Rookie Daniel Carlson will be the Vikings’ third kicker in three seasons.
The Vikings released veteran Kai Forbath on Monday, two days after he missed a 41-yard field-goal attempt off the right post in a preseason loss to Jacksonville. The Vikings kicker competition lasted until Aug. 20, and Carlson said the pressure should help his dive into the tension-filled NFL.
“That’s one of the things competition really helps,” Carlson said Monday. “Every kick is a pressure kick when your job is on the line. It’s probably going to be decided on a few different kicks.”
So begins the Carlson era in purple, less than two years after the Vikings cut former All-Pro Blair Walsh. Forbath, 30, stepped in during the middle of the 2016 season and went on to convert 50 of 57 field-goal attempts — including two fourth-quarter field goals against New Orleans in January’s NFC divisional match that became the Vikings’ first playoff victory since 2009.
However, Forbath missed eight 33-yard extra-point attempts in 1½ seasons, and he didn’t possess the leg strength the Vikings desired on kickoffs and long field-goal attempts. Forbath went 1-for-2 on field-goals Saturday against the Jaguars. Carlson made all six of his kicks — four extra points, two field goals — during the preseason opener at Denver.
“We just figured it was getting close to the last couple of preseason games,” Vikings coach Mike Zimmer said. “Kai did a great job while he was here. He’s a great kid. We just decided to go with Daniel.”
The writing was on the wall for Forbath after the Vikings drafted Carlson this spring. The Vikings traded up to draft Carlson in the fifth round (167th overall), sending two sixth-round picks to the Jets while acquiring an additional seventh-round pick. Carlson is the highest-drafted kicker in franchise history, selected eight spots earlier than the No. 175 pick the Vikings used to select Walsh in 2012.
Now Carlson, the Auburn record holder and SEC’s all-time leading scorer, begins in earnest his role as Vikings kicker that comes with an infamous history and Super Bowl expectations. The 23-year-old said he’s not going to ignore pressure that comes with a team that made the NFC Championship Game last season.
“Definitely embrace,” Carlson said. “I think you want to be on a winning team. I came into a situation where, with what they did last season, I’m just going to take that and run with it. Do my job one day at a time and hopefully be a part of that success. As a kicker, I hope I get lots of extra points. When we get some big field goals, I’ll be ready.”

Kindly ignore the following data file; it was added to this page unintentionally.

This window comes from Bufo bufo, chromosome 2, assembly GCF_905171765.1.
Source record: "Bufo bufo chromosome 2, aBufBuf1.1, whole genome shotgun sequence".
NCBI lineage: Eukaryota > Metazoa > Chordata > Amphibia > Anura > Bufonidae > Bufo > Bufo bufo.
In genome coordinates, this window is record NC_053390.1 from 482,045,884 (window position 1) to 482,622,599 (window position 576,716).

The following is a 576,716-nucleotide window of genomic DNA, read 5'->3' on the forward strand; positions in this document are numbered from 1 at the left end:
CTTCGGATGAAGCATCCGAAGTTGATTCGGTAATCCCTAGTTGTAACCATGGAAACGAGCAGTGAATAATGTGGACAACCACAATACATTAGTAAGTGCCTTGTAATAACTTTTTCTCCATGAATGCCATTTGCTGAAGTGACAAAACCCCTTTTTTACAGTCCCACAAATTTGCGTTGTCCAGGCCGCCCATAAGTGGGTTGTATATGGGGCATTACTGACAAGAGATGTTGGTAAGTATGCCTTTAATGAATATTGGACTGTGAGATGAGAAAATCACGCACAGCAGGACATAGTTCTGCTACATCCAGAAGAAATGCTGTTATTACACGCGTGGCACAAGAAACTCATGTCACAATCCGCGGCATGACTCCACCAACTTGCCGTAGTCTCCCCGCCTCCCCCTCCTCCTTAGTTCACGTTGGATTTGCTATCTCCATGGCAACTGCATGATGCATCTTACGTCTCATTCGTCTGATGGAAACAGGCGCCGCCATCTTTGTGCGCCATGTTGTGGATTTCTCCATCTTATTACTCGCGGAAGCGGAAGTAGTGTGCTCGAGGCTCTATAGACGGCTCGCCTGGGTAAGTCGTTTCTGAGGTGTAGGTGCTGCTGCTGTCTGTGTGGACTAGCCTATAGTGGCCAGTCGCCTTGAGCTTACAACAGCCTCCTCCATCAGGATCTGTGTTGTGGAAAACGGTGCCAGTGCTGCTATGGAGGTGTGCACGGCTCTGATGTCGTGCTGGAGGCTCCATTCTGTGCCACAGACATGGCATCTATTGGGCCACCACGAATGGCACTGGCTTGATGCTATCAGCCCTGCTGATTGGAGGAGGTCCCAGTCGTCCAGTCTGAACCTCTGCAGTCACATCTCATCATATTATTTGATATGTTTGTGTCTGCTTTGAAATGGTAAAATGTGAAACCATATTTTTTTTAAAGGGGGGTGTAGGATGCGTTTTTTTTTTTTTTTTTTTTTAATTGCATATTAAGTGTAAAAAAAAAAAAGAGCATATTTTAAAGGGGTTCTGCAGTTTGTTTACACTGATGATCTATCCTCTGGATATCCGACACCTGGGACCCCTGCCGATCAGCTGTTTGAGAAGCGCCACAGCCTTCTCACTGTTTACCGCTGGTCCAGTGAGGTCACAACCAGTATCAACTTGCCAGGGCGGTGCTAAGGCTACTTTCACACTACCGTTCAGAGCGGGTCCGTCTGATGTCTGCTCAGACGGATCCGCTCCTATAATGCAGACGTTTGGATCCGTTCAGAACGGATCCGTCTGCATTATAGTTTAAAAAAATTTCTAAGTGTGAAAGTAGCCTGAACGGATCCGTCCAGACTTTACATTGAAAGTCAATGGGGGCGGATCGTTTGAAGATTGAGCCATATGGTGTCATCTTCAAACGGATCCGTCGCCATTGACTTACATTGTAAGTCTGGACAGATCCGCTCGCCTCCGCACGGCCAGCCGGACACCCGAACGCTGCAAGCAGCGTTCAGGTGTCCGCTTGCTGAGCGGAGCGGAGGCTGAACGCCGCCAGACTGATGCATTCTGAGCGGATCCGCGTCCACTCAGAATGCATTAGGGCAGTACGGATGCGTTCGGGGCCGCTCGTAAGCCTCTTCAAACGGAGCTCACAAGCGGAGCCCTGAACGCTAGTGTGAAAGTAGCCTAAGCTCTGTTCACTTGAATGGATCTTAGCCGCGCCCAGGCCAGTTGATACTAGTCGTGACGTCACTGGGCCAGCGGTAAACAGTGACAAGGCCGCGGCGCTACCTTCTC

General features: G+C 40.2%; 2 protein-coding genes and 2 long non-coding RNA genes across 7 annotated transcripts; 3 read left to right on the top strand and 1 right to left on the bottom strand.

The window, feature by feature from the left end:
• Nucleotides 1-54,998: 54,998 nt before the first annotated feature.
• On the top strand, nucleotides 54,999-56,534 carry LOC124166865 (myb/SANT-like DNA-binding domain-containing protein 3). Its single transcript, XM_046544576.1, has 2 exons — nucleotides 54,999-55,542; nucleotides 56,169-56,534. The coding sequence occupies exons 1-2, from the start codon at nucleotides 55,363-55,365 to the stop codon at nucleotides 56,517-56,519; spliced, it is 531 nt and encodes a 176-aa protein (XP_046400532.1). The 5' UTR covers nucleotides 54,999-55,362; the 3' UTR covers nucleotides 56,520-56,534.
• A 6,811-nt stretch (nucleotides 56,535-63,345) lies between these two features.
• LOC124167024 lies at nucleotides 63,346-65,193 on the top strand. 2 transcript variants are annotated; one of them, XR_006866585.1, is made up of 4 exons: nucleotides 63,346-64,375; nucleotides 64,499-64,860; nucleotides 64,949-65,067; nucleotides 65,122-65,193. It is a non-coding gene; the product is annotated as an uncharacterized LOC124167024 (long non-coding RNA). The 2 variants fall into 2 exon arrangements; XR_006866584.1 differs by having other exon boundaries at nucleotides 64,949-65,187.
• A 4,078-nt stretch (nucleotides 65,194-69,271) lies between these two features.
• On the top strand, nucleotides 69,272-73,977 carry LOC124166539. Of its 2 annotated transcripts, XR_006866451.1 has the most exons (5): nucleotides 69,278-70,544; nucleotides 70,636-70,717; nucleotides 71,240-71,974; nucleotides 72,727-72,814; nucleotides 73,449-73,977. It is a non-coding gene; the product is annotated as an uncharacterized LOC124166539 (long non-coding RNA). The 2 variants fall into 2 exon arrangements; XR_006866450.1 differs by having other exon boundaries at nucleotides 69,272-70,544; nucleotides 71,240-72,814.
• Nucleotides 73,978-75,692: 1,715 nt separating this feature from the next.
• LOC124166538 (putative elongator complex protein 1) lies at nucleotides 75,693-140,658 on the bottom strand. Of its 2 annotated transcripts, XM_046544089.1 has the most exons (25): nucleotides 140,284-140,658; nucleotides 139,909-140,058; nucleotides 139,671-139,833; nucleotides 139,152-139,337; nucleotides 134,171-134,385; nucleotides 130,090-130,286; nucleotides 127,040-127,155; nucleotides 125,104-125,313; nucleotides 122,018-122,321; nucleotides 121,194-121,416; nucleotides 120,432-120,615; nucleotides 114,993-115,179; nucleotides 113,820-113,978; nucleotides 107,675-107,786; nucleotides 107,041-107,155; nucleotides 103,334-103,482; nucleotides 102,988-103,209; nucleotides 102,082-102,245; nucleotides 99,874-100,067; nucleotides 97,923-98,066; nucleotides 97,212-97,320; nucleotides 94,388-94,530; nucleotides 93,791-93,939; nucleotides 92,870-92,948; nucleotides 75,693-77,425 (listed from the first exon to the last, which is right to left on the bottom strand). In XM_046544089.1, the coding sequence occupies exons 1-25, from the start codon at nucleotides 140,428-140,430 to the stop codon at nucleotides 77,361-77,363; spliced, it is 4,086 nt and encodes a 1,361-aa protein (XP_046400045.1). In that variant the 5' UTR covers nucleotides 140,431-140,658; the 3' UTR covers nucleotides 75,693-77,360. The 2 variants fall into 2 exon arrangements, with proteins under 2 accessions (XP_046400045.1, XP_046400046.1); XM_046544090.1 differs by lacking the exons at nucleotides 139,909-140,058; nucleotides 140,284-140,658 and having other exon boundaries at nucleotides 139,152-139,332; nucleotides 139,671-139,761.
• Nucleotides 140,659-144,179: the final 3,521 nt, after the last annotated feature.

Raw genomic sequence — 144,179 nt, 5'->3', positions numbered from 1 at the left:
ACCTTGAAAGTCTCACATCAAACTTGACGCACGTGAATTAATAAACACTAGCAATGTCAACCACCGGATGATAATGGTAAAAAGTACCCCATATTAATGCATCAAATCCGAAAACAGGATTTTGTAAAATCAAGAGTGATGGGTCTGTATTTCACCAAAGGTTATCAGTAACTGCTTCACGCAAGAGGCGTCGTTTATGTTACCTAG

The early signs of Carlson’s psyche have been positive, according to Zimmer.
“He’s been pretty calm all along,” Zimmer said. “It was nice to see him in Denver go out and kick those, but it’ll be a little bit different when we’re playing San Francisco [in the season opener], I’m sure. We’ll see how it goes, you know?”
What the Vikings know for fact is Carlson’s leg strength and his track record of making pressure kicks. Carlson was the only Auburn player to score when the unranked Tigers beat No. 18 Louisiana State 18-13 in September 2016. His six field goals included an opening 51-yard kick and two fourth-quarter field goals, one to take the late 15-13 lead.
Almost two years later, Carlson drilled a 57-yard field goal against the Broncos in his NFL preseason debut.
His leg strength was a deciding factor for the Vikings in both the draft pick and competition over Forbath. On kickoffs, he can force a touchback at will. That’s important as Vikings brass anticipates touchbacks to be more valuable with 2018 kickoff rule changes forcing more blockers to line up closer to the kickoff, creating a more wide-open return atmosphere.
Zimmer still didn’t hand over the job to Carlson, waiting until three weeks before the Sept. 9 opener against the 49ers to settle on his latest kicker.
“You make your decision and live with it,” Zimmer said.